It’s a global economy now – get used to it. Become an educated intellectual with an advanced skill set or compete with the Mexicans, which is apparently what you are trying to do. People like me are what keeps this country running – I employ over 220 people. I don’t blame you for preferring Obama – he’s more likely to give you your Gubmint check.

DP, you're like that Ned guy from the FedEx spot from a few years ago: you're wrong about everything
And yet, somehow magically, I’m rich and you’re poor. Go figure…
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Re: Yes, he is quite a businessman (political)

Postby Lucky Punk » Mon Apr 23, 2012 6:34 pm

Deathpool Dave wrote: People like me are what keeps this country running...


Pomposity is an attractive trait.

Claiming to be at the helm of a ship that is crashing is funny stuff.

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Re: Yes, he is quite a businessman (political)

Postby Boomshadow » Mon Apr 23, 2012 9:18 pm

Deathpool Dave wrote:And yet, somehow magically, I’m rich and you’re poor. Go figure…


Intelligence and wealth do not vary directly. Otherwise, scientists and teachers would have material wealth that far eclipsed yours.

And I wouldn't say I'm poor. Other than a mortgage and two car payments, my wife and I don't carry any revolving debt. And yeah, I don't have a lot of money, but I haven't ruined anyone else's life in my own unenlightened self-interest, either.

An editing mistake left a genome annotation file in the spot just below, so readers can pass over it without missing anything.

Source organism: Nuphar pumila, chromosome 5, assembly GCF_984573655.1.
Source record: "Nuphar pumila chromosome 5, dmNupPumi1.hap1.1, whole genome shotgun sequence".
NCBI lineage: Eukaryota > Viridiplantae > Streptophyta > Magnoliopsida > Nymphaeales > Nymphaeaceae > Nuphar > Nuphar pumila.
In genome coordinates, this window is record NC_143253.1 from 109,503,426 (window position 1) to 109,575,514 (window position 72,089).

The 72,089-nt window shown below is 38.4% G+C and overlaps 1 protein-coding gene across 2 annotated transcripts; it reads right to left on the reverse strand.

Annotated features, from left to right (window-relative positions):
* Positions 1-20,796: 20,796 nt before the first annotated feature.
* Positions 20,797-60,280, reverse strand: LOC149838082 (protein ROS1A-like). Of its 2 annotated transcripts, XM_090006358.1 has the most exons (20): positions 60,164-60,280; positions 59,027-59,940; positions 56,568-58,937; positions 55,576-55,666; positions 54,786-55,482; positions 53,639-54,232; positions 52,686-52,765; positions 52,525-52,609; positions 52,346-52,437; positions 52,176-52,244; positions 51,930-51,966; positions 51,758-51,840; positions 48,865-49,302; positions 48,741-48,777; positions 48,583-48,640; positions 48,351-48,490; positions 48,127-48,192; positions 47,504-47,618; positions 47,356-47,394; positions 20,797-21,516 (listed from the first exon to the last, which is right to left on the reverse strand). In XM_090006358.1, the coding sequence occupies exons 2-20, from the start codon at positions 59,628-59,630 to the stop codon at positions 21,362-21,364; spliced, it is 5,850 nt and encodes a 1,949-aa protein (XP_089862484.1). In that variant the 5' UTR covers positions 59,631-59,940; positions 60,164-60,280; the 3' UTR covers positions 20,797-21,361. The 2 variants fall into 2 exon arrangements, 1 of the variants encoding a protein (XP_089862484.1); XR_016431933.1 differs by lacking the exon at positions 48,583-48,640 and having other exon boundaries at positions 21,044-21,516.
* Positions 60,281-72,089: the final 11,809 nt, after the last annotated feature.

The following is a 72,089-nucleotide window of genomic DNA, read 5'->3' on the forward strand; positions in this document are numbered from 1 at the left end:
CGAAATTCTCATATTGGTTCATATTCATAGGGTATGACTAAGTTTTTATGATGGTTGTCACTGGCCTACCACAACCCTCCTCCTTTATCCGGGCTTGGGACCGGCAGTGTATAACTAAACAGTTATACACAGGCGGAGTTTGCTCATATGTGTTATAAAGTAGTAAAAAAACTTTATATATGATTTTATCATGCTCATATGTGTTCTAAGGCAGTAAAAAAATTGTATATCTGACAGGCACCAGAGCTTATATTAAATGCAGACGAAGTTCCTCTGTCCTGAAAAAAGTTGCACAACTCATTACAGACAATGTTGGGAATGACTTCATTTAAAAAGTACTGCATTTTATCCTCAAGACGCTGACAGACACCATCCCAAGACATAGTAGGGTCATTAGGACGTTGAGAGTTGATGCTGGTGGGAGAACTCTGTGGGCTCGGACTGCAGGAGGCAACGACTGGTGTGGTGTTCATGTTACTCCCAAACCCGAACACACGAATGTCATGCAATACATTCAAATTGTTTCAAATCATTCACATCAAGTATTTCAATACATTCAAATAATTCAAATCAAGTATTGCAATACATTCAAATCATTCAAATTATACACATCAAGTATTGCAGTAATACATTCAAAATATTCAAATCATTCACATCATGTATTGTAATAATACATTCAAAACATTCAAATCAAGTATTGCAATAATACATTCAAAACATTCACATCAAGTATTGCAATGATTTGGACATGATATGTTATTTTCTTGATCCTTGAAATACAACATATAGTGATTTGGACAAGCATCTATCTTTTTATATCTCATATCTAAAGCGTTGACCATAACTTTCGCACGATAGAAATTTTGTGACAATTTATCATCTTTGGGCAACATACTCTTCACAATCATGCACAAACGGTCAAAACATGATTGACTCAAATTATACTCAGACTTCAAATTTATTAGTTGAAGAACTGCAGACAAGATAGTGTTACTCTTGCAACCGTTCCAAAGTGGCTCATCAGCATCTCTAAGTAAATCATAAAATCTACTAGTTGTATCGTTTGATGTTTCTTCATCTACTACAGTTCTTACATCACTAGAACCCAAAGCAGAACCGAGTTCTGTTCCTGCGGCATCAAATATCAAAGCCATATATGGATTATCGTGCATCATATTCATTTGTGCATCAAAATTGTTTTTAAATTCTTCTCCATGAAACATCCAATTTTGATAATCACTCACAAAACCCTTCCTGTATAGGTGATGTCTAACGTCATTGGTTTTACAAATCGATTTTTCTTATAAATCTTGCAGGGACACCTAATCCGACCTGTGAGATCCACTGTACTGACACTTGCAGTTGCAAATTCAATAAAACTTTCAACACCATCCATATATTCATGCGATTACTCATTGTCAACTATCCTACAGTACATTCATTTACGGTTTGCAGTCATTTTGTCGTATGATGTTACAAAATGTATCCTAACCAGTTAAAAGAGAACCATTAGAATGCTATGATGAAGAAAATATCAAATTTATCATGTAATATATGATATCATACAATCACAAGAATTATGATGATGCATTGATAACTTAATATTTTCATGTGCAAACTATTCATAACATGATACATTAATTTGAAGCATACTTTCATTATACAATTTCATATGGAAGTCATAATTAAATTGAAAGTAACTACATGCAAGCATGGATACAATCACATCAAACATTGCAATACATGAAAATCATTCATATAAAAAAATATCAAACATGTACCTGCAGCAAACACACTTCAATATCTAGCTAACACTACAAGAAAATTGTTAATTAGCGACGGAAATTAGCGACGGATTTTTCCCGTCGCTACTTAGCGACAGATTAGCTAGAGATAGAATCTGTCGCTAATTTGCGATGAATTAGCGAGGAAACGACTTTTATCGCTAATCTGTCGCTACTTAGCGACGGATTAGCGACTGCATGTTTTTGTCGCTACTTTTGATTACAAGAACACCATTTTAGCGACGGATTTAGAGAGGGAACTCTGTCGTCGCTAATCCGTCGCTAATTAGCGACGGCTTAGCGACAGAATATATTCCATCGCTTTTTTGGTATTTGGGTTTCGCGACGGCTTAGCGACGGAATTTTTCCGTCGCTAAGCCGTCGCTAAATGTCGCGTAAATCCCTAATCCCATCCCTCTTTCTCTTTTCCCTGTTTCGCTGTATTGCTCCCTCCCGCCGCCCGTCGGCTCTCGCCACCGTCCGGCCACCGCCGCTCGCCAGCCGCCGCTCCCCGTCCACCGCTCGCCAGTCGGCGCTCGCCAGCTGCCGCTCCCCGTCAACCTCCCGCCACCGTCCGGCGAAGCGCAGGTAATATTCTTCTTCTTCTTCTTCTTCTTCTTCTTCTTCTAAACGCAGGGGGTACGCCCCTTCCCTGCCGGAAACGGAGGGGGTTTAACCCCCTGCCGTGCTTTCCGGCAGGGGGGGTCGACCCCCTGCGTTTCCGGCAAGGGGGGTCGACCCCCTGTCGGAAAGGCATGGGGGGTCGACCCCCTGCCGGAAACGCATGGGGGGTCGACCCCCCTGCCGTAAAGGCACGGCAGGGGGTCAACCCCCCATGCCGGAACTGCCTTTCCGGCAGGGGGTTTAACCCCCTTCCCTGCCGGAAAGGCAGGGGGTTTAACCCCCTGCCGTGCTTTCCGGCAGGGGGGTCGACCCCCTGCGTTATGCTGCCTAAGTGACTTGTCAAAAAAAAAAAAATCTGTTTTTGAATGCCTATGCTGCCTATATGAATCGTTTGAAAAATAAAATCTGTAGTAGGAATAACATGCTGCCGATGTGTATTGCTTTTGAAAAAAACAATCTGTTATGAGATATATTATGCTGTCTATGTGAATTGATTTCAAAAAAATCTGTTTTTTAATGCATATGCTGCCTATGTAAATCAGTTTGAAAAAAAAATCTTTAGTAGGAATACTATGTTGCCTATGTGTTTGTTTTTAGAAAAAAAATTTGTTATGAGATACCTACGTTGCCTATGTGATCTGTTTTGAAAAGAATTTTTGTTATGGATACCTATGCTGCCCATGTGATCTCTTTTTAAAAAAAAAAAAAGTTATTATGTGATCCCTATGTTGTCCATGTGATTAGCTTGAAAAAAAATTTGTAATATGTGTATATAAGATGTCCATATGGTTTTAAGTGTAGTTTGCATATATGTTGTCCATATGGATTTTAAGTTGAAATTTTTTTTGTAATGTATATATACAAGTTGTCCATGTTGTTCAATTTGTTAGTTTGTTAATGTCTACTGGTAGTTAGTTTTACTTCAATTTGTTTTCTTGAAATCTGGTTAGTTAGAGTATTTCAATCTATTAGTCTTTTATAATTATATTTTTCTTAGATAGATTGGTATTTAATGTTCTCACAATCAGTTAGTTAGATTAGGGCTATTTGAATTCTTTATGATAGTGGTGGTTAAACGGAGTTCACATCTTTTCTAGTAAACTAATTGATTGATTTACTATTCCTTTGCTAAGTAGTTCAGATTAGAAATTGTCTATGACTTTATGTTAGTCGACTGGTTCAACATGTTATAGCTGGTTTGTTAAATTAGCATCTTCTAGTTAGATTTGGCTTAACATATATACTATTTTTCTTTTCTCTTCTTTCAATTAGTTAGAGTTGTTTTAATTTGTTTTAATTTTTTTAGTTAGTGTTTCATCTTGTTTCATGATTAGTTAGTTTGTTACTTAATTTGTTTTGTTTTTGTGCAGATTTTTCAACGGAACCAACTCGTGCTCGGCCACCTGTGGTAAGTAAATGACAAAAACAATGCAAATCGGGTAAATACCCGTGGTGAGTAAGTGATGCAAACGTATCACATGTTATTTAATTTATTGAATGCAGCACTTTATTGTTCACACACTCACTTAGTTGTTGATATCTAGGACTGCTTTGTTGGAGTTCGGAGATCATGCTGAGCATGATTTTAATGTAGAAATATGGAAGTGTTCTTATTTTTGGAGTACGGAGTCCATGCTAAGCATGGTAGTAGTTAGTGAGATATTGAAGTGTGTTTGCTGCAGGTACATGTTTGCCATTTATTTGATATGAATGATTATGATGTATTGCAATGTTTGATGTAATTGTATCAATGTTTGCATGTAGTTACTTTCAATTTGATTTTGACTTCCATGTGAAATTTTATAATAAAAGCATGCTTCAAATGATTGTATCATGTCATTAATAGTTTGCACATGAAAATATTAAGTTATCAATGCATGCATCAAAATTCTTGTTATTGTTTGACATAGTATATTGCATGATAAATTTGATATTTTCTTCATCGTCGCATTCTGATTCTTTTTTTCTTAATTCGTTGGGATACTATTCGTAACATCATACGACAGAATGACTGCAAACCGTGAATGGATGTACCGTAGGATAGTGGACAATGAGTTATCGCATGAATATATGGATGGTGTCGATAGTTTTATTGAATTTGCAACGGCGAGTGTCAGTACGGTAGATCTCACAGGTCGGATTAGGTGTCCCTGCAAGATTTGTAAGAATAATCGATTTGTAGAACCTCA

But you're never going to understand any of this. You're so happy to be well-off that you've either deluded yourself into thinking that what you're doing is somehow not abominable, or you actually believed it to begin with. Either way, humanity was better off when people like you could not cause such hardship. Eventually, if you do this long enough, you're going to bring enough people down that they're going to take you with them.

And on that day, I just hope I find out and can contact you in time to say "I told you so."
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Re: Yes, he is quite a businessman (political)

Postby But Is It Art » Tue Apr 24, 2012 6:00 am

I see two questions at work here. One is whether the ability to make money for investors without regard for the consequences to everybody else is a noble trait. The other is whether it's a presidential trait.
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Re: Yes, he is quite a businessman (political)

Postby Lucky Punk » Tue Apr 24, 2012 6:46 am

But Is It Art wrote:I see two questions at work here. One is whether the ability to make money for investors without regard for the consequences to everybody else is a noble trait. The other is whether it's a presidential trait.